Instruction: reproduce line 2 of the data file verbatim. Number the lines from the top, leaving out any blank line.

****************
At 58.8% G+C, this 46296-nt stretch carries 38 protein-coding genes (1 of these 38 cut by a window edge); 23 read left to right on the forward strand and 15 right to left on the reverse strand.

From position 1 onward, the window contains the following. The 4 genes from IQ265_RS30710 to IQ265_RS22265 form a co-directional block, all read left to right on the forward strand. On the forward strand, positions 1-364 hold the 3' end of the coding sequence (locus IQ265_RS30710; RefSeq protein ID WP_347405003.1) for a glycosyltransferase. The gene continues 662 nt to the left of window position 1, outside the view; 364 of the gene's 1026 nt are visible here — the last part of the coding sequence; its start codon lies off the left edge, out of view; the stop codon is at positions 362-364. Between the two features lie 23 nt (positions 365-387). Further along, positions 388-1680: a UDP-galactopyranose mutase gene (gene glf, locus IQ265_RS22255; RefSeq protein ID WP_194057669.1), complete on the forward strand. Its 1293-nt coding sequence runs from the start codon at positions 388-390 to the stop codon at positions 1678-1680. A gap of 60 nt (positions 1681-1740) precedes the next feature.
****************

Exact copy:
From position 1 onward, the window contains the following. The 4 genes from IQ265_RS30710 to IQ265_RS22265 form a co-directional block, all read left to right on the forward strand. On the forward strand, positions 1-364 hold the 3' end of the coding sequence (locus IQ265_RS30710; RefSeq protein ID WP_347405003.1) for a glycosyltransferase. The gene continues 662 nt to the left of window position 1, outside the view; 364 of the gene's 1026 nt are visible here — the last part of the coding sequence; its start codon lies off the left edge, out of view; the stop codon is at positions 362-364. Between the two features lie 23 nt (positions 365-387). Further along, positions 388-1680: a UDP-galactopyranose mutase gene (gene glf, locus IQ265_RS22255; RefSeq protein ID WP_194057669.1), complete on the forward strand. Its 1293-nt coding sequence runs from the start codon at positions 388-390 to the stop codon at positions 1678-1680. A gap of 60 nt (positions 1681-1740) precedes the next feature.